Performance improvement is a never-ending project

Right before shipping Babylon.js v5, we did a pass with Seb on our overall performance to make sure nothing regressed compared to 4.2.

This is an exercice we are trying to do as often as possible (Raanan is even working on an automatic tool to make sure PRs are not regressing performance).

Photo by Julian Hochgesang

During the last occurrence of that exercice we figured out several improvements that I wanted to mention here.

Material sorting

The main one was mostly due to an incorrect assumption I did when I started Babylon.js (eons ago). I believed that sorting meshes would be less optimal than making sure we can reduce context changes (by sorting meshes by material). I was wrong and my mistake was to simply not challenge my assumption and do a simple test. It is never too late to improve ;)

So, we did some tests and we figured out that the cost was really minimal and on large scene it was a really impressive win.

Let’s take this playground for instance: Babylon.js Playground (babylonjs.com)

It displays 1000 spheres with 50 different materials.

Developer art

With the material sorting, we can render each frame in approximately 6.8ms on my computer.

Without it (so as it was before our fix), I’m running the same frame in 8.9ms. We can then render complex scenes (with several meshes and materials, which is pretty common actually) 30% faster. This is because the engine needs to constantly update WebGL state instead of reusing what is already setup

As always, you can turn off the material sorting by simply asking the scene to use a default sorting mechanism:

Disabling material sorting

Unleashing the power of parallel shader compilation

This one was initiated by a user complaining that loading a scene in 5.0 was slower than in 4.2 (which should never happen :))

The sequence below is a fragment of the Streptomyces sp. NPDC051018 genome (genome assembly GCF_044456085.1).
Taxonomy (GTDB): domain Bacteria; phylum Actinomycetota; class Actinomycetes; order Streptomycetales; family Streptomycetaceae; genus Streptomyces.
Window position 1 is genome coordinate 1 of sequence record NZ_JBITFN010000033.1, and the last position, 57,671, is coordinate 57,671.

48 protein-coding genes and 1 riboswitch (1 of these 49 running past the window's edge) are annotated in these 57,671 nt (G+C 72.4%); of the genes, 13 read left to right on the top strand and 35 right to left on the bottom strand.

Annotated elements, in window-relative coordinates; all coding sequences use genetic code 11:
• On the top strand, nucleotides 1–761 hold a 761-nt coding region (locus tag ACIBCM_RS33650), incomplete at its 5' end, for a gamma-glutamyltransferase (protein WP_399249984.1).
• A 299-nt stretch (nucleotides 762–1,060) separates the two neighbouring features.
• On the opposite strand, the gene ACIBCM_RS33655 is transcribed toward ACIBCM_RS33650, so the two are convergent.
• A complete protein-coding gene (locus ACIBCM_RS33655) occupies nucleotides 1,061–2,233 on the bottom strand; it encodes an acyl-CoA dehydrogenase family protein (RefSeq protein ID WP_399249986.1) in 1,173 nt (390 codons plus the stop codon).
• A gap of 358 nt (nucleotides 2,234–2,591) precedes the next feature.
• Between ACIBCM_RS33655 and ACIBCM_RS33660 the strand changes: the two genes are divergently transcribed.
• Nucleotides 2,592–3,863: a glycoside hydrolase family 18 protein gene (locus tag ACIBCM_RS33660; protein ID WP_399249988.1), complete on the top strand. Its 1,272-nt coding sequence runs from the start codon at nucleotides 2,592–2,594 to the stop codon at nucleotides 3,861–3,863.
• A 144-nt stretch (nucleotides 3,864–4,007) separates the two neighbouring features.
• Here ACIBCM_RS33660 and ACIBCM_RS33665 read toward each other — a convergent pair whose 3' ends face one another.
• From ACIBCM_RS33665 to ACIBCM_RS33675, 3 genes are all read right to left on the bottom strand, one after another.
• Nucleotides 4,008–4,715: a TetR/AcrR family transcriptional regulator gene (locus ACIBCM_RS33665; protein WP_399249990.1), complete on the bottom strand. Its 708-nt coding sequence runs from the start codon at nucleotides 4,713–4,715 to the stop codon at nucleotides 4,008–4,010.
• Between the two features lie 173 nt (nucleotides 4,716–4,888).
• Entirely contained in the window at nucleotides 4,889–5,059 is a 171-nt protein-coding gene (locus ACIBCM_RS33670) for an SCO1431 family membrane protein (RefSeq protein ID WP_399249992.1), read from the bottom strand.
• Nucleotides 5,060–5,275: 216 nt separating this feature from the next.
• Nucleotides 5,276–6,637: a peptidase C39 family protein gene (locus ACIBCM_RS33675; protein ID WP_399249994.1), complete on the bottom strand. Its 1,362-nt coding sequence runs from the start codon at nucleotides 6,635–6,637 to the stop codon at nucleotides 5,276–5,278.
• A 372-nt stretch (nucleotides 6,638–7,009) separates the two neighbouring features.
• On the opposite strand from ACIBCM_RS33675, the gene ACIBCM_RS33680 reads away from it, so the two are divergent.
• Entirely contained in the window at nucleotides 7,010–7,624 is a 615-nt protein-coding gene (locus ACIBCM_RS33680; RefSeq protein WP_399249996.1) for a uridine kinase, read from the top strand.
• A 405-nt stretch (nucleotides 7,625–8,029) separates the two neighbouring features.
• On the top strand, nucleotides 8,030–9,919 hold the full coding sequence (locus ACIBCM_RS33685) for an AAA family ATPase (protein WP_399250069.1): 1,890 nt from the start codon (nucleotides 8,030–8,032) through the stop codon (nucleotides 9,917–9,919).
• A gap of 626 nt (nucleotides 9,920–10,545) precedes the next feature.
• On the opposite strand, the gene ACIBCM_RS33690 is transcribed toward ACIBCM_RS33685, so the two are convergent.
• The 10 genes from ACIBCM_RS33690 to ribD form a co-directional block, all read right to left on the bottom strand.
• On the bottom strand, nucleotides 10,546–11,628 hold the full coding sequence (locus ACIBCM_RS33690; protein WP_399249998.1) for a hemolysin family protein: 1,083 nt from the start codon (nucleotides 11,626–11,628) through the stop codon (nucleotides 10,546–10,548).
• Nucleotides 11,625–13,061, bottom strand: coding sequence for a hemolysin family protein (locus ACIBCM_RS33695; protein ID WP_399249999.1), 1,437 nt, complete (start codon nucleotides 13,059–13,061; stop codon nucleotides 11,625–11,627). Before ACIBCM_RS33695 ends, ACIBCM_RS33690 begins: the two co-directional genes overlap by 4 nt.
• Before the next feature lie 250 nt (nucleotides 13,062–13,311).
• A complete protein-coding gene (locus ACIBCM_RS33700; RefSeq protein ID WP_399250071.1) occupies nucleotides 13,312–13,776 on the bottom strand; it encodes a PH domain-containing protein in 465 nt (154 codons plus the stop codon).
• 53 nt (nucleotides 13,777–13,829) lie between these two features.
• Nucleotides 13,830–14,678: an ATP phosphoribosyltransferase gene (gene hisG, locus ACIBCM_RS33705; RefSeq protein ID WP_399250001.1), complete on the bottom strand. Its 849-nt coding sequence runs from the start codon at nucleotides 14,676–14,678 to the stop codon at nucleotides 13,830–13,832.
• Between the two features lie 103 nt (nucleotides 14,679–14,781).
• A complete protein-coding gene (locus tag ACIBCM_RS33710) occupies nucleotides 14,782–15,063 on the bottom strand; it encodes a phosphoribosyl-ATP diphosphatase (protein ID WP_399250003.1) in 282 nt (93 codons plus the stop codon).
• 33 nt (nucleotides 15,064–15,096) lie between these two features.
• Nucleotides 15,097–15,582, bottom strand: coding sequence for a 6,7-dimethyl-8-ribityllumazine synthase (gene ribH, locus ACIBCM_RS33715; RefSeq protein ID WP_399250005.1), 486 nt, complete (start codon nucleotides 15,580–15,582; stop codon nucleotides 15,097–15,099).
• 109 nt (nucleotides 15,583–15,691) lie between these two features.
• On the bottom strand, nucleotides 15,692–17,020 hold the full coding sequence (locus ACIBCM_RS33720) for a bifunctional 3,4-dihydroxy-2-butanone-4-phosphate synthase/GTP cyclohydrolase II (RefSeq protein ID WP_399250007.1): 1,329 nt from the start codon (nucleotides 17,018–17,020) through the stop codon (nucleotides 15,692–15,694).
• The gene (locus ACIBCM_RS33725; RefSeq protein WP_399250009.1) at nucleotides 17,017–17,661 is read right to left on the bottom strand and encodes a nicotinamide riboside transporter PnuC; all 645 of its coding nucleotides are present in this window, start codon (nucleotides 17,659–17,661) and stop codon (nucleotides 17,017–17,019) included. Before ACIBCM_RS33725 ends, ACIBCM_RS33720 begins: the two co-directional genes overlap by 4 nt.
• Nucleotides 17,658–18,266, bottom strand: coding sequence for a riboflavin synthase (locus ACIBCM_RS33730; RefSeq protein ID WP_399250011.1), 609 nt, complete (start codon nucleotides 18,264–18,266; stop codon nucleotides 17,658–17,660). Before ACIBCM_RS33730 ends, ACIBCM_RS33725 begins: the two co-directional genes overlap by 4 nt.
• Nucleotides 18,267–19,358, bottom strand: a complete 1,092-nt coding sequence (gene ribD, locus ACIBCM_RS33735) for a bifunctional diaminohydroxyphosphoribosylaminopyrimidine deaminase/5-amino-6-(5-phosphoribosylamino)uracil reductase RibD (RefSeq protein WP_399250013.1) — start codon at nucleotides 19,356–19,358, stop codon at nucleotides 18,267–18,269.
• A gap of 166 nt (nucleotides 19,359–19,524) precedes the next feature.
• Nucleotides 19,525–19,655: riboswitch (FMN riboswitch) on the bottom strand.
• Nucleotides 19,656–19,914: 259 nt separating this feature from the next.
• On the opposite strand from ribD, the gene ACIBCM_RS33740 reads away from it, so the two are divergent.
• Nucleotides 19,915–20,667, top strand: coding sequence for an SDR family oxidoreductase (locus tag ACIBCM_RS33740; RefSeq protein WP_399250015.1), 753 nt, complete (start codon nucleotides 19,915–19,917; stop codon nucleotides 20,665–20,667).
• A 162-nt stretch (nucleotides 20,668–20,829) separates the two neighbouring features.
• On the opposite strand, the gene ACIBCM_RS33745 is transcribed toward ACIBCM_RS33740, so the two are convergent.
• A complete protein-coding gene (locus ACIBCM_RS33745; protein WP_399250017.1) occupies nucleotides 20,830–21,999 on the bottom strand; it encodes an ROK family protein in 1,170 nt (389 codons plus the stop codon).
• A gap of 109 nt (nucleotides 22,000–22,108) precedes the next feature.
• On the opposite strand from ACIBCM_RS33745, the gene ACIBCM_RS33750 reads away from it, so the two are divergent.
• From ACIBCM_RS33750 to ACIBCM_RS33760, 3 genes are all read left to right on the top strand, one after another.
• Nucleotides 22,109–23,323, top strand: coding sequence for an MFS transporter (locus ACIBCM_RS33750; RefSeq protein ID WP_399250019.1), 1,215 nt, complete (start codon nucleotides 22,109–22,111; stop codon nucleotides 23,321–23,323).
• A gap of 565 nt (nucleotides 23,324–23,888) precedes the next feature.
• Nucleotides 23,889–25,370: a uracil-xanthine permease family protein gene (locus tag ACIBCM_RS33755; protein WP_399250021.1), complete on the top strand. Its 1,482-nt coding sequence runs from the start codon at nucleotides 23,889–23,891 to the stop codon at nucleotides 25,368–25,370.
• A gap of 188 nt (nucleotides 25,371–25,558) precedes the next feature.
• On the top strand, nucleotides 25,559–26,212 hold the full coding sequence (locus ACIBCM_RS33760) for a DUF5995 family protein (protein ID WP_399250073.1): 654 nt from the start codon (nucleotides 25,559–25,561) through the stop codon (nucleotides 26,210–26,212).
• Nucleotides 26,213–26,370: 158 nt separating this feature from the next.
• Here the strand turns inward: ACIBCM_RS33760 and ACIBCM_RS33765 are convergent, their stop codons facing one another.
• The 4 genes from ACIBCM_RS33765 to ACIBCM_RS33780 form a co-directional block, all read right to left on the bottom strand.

The problem was that when waiting for the scene to be ready we are going through the list of meshes and we are checking if their material (and thus their shader) is ready. Instead of going through the entire list, we stopped compiling shaders when we found the first material that was not ready. The problem with that was that we did not trigger the compilation of the other materials until the next loop.

Because Babylon.js supports parallel shader compilation we have to make sure that we ask all shaders to compile as soon as possible to leverage the parallel aspect of the compilation.

Avoiding V8 deoptimizations

One thing that was painful to find was the fact that our main object (the Mesh class) seemed slow. But not in a consistent way. More something that we saw when having scene with a lot of meshes. These scenes were simply slower on all aspects of the engine (compared to 4.2).

It took us quite a while to figure out that the JavaScript engine was actually deoptimizing our class (by making it slower to access properties) because we were doing a change on the prototype OUTSIDE of the constructor.

The fix was actually quite easy, but it took us several hours to figure that one out.

To do so we had to run Chrome (or Edge) in a particular mode where the browser can expose additional metadata about our classes:

“C:\Program Files\Google\Chrome\Application\chrome.exe” — user-data-dir=c:/temp/chromelog — js-flags=” — allow-natives-syntax”

When run in that mode, you are allowed to call additional functions on your objects.

This article is a must read to understand all the intrinsic here: How JavaScript works: Optimizing the V8 compiler for efficiency — LogRocket Blog

We wrote a special playground where we called these functions to see which objects were deoptimized

And a few more

If you are curious, you can see the list of tiny other improvements we did on the main repo:

David ‘deltakosh’ Catuhe
https://twitter.com/deltakosh

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